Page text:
The brothers Kirkwood (left and center) recently re-teamed with drummer Ted Marcus (right) to resurrect their groundbreaking alt-rock outfit, Meat Puppets. The threesome will play SOhO this Thursday, January 15.

The Meat Puppets have been around, though flying somewhat under the radar, since their inception in 1980. It was then that brothers Curt and Cris Kirkwood formed the three-piece Americana-meets-alt-rock band that would eventually grow to inspire fans and musicians alike. The Puppets reached commercial success in the mid ’90s before drifting into hiatus, reforming just two years ago to release their first record since 2000, Rise to Your Knees. And with another album in the works and scheduled for release this March, the Meat Puppets are hitting the road once again-and stopping at SOhO on Thursday, January 15.

Though the Meat Puppets often are credited with inspiring grunge heroes like Nirvana and Soundgarden, as well as lo-fi indie all-stars Dinosaur Jr. and Pavement, they aren’t a band regularly remembered from the era. In fact, a lot of their success came after performing live-at Kurt Cobain’s explicit request and insistence-with Nirvana during a session of MTV’s Unplugged. It was there on national television that Cris and Curt played three Meat Puppets songs (“Plateau,” “Lake of Fire,” and “Oh Me”) with Cobain on vocals. “Lot’s of people heard us through the Nirvana thing,” Cris explained when asked about what is often considered one of Nirvana’s best performances. “The cool thing about Cobain taking us onstage was that he was really into us and bands like us who carved out the indie rock scene. It was his appreciation of us and our understanding of indie that led him to take us onstage with them. It was really a cool thing. It goes to show what the money guys know.”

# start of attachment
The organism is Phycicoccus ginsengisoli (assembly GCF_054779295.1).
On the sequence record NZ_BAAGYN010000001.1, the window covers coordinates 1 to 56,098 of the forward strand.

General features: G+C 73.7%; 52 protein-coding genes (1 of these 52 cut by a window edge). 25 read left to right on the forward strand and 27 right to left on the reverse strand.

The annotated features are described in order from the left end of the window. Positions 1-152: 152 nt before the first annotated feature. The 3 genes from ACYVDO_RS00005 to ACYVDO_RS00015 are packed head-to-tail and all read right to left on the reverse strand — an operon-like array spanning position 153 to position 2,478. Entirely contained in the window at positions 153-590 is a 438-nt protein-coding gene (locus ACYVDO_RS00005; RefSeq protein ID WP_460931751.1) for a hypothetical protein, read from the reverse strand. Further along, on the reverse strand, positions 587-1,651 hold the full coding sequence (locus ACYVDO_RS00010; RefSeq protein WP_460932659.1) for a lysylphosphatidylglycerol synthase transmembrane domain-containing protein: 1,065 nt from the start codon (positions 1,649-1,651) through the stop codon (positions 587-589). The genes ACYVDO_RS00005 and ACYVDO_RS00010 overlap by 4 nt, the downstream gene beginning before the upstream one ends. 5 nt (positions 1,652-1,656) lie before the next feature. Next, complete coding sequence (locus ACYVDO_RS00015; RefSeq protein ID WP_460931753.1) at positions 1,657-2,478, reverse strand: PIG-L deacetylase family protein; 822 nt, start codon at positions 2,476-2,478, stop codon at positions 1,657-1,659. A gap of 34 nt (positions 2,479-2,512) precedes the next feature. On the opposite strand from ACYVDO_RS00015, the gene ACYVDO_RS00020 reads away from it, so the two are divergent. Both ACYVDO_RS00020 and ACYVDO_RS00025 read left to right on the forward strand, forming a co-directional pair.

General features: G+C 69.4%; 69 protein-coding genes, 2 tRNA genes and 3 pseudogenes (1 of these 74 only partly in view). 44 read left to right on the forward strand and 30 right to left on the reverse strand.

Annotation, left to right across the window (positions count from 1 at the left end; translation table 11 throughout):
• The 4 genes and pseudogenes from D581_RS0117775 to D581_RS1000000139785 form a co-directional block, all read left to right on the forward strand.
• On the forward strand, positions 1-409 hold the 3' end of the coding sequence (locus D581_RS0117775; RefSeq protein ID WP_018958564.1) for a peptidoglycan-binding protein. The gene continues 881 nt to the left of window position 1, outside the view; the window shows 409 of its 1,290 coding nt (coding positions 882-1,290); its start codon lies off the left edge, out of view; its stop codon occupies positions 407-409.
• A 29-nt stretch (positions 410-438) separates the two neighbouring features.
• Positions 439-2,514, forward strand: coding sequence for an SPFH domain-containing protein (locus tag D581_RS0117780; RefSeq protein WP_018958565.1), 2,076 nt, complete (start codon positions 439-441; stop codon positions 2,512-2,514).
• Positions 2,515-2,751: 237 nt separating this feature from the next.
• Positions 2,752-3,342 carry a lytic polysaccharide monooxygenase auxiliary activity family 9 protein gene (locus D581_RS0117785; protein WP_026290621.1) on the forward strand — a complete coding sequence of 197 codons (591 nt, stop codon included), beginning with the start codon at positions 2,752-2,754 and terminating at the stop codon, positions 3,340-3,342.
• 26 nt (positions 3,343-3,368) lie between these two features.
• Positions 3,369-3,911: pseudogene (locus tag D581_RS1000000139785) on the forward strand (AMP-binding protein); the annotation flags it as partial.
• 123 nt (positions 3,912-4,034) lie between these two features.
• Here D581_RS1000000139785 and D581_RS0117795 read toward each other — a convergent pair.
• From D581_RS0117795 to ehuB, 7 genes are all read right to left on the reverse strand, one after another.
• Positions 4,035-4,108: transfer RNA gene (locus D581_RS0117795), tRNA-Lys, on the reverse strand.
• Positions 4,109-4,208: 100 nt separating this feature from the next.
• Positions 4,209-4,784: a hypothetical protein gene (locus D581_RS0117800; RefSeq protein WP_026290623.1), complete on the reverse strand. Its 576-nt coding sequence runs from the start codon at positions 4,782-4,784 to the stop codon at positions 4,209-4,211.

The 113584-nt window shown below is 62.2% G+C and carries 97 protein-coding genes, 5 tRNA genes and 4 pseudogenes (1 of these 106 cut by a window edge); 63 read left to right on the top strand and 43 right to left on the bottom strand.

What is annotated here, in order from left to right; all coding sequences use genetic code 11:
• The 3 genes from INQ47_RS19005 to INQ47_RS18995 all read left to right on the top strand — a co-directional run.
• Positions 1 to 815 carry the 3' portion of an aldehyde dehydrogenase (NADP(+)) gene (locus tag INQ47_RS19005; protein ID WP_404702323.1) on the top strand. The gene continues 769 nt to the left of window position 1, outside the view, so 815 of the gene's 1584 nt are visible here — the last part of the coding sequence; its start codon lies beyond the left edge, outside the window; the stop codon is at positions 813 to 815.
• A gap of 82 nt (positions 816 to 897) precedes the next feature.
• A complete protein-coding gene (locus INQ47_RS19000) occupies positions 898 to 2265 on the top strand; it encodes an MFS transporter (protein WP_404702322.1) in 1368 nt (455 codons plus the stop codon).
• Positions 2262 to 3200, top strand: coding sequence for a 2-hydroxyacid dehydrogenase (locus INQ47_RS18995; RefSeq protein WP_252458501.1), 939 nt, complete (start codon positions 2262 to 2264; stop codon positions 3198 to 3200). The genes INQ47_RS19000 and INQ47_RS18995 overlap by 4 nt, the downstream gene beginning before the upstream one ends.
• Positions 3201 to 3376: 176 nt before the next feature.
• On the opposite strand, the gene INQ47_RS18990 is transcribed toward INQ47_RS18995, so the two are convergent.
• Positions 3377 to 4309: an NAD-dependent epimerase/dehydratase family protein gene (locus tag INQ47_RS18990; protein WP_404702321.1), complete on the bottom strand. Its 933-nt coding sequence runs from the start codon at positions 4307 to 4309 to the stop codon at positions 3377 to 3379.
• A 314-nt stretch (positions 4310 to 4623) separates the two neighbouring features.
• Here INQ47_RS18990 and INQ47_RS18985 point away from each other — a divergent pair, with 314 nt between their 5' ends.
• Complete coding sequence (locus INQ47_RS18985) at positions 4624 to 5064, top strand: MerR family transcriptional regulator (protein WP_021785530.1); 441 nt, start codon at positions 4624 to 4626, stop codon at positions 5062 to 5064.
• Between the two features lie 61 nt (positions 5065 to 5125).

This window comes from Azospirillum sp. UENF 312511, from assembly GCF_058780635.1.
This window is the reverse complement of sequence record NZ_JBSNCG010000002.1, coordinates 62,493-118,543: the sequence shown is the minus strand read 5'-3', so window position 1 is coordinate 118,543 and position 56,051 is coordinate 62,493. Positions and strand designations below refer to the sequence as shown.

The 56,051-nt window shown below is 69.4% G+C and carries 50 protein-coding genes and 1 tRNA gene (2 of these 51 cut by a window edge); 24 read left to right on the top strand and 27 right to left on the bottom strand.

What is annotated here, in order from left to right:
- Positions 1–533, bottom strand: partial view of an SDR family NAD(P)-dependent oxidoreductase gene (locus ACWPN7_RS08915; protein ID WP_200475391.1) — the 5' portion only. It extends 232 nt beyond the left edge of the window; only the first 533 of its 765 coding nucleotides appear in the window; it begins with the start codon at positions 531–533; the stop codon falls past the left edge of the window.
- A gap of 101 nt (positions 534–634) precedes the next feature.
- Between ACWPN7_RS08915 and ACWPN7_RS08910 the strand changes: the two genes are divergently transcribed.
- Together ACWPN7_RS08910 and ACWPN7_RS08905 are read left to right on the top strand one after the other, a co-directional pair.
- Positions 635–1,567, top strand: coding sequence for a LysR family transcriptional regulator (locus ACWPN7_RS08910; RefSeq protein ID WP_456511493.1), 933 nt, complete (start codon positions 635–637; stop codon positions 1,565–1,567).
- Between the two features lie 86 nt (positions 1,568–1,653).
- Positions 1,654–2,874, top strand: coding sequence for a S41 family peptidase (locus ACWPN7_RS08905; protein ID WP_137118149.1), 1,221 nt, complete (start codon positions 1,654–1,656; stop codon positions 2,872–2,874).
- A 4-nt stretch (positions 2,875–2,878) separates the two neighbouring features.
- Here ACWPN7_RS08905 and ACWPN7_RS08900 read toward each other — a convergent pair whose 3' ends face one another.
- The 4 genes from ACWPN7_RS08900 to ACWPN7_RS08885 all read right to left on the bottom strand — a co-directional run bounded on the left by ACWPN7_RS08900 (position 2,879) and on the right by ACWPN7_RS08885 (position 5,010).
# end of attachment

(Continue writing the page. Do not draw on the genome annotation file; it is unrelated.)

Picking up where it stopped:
“We weren’t commercially successful at the time, but artistically, we were successful as fuck,” he continued. “It just goes to show, you can’t only hang your hat on commercial success. And that’s what Cobain was all about: Good art is whatever moves people. Commercial success is good for those who get it, but it’s not the only measure or worth of work.”

The Meat Puppet’s popularity grew considerably after that legendary performance, and their subsequent release, 1994’s Too High to Die, found them Billboard-charting success. But only two years later, the combination of a 16-year run and substance abuse wreaked havoc on the threesome. Curt began a solo career and the Meat Puppets took a break. Cris had little to say about this well-documented dark period of his life. “It’s very unfortunate, the things some people do to themselves, and it can be tragic. Fortunately, things turned around and I’m in awe with the resiliency of the human spirit.”

In 2006, the brothers reunited, replaced their original drummer (Derek Bostrom) with Ted Marcus, hit the studio, and got back in the game. “Rise to Your Knees got us back together musically,” said Cris, “and things are groovy as crap again. My brother is a blast and the Meat Puppets are a cool project. We brought [the band] down to its knees and we brought it back. It’s great. And it brings a certain something to the music-a human quality. Part of my whole thing is asking, ‘What does it take to get through life?’ and it comes out in our art. We’ve always had this strange, haunting sense of mystery and poignancy though. It’s how we’ve always written.”

The Meat Puppets

With their first full-length recording and supporting tour since the mid ’90s now under their belts, the Kirkwood brothers and Marcus recently reentered the studio for their upcoming record, Sewn Together.

“That’s what you do when you’re a musician: you put out a record and get another in the can,” Cris explained. “This recording was like a rebirth into what Meat Puppets was always about. It’s only about the record. The band has gelled back into the band again, this groovy little unit. One cool thing about the Meat Puppets is we set ourselves up as a band that can grow old, so the band ages as we age; the music ages as we age. So yes, this record was a blast to make. We touched into corners we’ve never been in before: self-generating interest in change, growth, beauty, depravity, and colors. We’ve got lots more places to go, too, and I definitely want to make more records. I absolutely look forward to making more music with my brother. There’s so much heritage involved in our band.”


SOhO and Club Mercy present the Meat Puppets at SOhO (1221 State St.) on Thursday, January 15, at 9 p.m. Call 962-7776 or visit for ticket and show info.


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